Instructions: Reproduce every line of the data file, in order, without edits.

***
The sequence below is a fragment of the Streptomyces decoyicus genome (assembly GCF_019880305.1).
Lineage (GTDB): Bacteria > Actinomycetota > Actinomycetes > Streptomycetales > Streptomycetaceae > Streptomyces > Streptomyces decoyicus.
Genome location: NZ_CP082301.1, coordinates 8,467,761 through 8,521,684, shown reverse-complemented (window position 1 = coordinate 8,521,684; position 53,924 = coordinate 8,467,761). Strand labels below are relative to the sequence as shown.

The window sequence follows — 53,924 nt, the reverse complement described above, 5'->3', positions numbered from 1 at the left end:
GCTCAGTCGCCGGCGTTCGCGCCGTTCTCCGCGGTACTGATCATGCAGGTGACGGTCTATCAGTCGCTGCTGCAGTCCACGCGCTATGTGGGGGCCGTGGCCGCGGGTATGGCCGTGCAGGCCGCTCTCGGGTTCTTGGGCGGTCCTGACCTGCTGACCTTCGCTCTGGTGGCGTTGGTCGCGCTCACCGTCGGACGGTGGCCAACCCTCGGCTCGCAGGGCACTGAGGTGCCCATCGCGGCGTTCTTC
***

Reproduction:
The sequence below is a fragment of the Streptomyces decoyicus genome (assembly GCF_019880305.1).
Lineage (GTDB): Bacteria > Actinomycetota > Actinomycetes > Streptomycetales > Streptomycetaceae > Streptomyces > Streptomyces decoyicus.
Genome location: NZ_CP082301.1, coordinates 8,467,761 through 8,521,684, shown reverse-complemented (window position 1 = coordinate 8,521,684; position 53,924 = coordinate 8,467,761). Strand labels below are relative to the sequence as shown.

The window sequence follows — 53,924 nt, the reverse complement described above, 5'->3', positions numbered from 1 at the left end:
GCTCAGTCGCCGGCGTTCGCGCCGTTCTCCGCGGTACTGATCATGCAGGTGACGGTCTATCAGTCGCTGCTGCAGTCCACGCGCTATGTGGGGGCCGTGGCCGCGGGTATGGCCGTGCAGGCCGCTCTCGGGTTCTTGGGCGGTCCTGACCTGCTGACCTTCGCTCTGGTGGCGTTGGTCGCGCTCACCGTCGGACGGTGGCCAACCCTCGGCTCGCAGGGCACTGAGGTGCCCATCGCGGCGTTCTTC